• Point of Sales Tracking

    Point of Sales Tracking

    Retailers and manufacturers are under pressure to develop products and services that maximize sales and profit and to keep customers coming back.

    Success relies on having the most up-to-date sales data, combined with robust analysis to understand which products and services are performing well in the market – and which are not. With this information, clients can set clear strategies for commercial growth and increase return on investment.

  • User Experience (UX)

    User Experience (UX)

    Our user experience (UX) research and design experts help our clients create and improve customer experiences for existing or new products and services

    Today’s consumer is bombarded with promises for compelling experiences. They are sophisticated and demanding.  To be successful, a new product or service needs to be intuitive, usable, engaging and desirable. The user experience needs to be emotional in order to be memorable.

  • Market Opportunities and Innovation (MOI)

    Market Opportunities and Innovation (MOI)

    Brands are under constant pressure to maintain relevance in an increasingly crowded market. Identifying when, where and how to deliver compelling experiences that deliver new value for both consumers and brands is critical.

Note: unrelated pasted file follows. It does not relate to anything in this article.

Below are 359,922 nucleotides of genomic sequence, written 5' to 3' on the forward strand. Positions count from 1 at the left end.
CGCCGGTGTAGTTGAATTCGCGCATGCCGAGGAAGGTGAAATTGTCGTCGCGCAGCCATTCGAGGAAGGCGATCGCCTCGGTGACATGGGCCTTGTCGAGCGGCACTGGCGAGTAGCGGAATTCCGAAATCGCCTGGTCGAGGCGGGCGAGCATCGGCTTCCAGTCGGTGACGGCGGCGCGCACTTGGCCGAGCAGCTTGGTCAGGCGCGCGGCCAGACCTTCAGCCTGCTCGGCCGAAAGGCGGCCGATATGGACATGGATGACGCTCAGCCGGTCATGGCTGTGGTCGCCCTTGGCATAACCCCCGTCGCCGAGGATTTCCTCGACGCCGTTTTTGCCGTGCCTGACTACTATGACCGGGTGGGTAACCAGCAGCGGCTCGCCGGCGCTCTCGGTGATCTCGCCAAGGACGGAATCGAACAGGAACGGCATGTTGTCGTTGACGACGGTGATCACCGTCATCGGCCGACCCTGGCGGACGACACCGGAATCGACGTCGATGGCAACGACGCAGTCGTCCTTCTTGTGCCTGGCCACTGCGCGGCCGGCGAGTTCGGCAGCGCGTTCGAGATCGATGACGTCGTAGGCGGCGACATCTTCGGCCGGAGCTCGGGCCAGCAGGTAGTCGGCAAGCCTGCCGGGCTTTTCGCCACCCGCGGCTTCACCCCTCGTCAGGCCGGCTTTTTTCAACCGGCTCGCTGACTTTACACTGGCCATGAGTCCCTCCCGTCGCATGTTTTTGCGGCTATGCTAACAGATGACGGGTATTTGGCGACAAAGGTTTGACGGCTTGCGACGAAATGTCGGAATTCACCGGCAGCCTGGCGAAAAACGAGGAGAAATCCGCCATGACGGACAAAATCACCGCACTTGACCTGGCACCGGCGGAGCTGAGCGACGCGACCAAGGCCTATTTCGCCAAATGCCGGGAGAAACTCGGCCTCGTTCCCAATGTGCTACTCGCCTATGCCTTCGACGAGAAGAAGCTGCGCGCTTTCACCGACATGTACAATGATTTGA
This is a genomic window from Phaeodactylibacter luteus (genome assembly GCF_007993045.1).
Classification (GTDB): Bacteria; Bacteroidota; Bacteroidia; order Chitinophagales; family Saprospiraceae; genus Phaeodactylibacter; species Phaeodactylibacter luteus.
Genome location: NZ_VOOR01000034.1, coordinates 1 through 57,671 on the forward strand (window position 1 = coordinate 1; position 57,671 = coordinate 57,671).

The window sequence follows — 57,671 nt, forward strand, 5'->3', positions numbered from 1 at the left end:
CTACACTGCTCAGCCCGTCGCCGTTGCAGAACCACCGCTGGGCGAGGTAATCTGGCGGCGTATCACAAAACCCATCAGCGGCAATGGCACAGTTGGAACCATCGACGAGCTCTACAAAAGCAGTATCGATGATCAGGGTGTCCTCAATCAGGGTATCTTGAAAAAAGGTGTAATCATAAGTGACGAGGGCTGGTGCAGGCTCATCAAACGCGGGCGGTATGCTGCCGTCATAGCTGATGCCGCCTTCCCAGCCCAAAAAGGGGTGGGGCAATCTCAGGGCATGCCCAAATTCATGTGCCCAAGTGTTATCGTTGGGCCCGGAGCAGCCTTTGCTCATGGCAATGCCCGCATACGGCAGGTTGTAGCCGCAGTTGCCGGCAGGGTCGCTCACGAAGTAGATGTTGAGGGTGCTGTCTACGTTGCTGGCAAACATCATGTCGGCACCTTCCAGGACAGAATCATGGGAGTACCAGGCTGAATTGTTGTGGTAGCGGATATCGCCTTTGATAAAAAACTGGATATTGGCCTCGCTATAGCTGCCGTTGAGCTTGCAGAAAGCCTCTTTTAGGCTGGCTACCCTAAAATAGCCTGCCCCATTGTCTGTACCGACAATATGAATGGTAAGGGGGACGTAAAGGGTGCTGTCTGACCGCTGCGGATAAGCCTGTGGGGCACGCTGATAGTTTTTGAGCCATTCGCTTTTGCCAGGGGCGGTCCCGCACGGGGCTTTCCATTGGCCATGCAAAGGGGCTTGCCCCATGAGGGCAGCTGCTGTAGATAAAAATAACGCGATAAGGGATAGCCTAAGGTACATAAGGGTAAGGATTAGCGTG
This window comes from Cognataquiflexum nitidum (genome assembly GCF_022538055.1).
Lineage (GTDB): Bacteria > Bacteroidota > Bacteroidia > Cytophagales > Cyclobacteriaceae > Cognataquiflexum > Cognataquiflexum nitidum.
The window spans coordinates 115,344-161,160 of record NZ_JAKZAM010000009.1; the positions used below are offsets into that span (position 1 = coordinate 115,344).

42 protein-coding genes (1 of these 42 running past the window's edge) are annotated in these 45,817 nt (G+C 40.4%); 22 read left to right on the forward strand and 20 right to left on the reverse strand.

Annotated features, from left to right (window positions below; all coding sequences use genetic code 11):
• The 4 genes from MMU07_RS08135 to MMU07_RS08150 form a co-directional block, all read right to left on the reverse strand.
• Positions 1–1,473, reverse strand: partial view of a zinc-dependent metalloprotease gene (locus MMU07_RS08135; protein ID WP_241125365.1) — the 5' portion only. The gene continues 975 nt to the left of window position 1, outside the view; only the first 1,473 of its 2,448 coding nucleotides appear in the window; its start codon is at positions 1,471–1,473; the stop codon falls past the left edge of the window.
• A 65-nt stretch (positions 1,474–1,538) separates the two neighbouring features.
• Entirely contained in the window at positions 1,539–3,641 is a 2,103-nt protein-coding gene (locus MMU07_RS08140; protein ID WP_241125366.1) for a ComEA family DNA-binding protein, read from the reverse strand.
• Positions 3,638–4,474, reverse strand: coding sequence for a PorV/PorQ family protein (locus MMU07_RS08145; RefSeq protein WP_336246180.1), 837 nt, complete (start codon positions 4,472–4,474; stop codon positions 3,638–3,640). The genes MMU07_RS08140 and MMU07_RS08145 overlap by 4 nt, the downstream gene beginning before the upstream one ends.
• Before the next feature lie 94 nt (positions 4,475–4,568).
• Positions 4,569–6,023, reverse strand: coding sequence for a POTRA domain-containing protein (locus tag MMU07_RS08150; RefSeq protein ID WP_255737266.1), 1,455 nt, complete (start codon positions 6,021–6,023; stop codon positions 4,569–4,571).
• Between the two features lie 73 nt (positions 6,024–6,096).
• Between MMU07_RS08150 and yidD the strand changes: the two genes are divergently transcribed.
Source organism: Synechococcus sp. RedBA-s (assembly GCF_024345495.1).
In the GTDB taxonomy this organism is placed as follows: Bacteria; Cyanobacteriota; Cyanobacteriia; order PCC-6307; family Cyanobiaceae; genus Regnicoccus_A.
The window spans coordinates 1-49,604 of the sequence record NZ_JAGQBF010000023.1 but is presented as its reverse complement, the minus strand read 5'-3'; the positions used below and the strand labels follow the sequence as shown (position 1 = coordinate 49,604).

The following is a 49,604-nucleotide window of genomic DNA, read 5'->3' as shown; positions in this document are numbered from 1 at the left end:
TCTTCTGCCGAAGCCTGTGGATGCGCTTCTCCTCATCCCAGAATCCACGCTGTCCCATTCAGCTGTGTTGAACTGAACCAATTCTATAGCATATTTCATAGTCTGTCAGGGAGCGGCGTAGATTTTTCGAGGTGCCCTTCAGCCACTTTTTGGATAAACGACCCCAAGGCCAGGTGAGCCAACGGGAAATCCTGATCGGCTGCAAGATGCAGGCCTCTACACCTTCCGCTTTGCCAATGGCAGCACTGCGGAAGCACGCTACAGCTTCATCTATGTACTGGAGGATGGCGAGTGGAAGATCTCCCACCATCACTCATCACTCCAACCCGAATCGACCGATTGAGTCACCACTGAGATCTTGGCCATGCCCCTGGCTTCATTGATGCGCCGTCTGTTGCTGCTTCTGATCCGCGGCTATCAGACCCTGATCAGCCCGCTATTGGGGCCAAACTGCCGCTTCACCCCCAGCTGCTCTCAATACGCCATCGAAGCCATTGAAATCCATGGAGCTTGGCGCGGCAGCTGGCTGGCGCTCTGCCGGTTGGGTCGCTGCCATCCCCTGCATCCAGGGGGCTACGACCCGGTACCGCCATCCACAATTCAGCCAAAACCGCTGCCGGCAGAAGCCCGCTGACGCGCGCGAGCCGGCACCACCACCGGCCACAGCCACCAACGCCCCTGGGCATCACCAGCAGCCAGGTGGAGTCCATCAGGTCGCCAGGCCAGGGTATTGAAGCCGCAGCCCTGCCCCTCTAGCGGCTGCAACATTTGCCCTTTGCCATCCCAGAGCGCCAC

• Trends & Forecasting

    Trends & Forecasting

    ​Today’s steady stream of new offerings and shortening product lifecycles place a unique pressure on businesses to stay ahead. Consumer purchasing behavior shifts more rapidly than ever.

  • Geomarketing


    Our geomarketing solutions and consultancy provide our clients with smart insights into location-specific factors that impact the success of business sites, shops, sales territories, target groups, as well as chain store and distribution networks.

  • Mystery Shopping

    Mystery Shopping

    Consumers face a complex array of brand touch points every day of their lives. To deliver a consistent brand experience, marketers need to know how consumers are actually experiencing their brand. Our mystery shoppers give you all the help you need to understand these experiences, and respond to them to maximize the return for your business.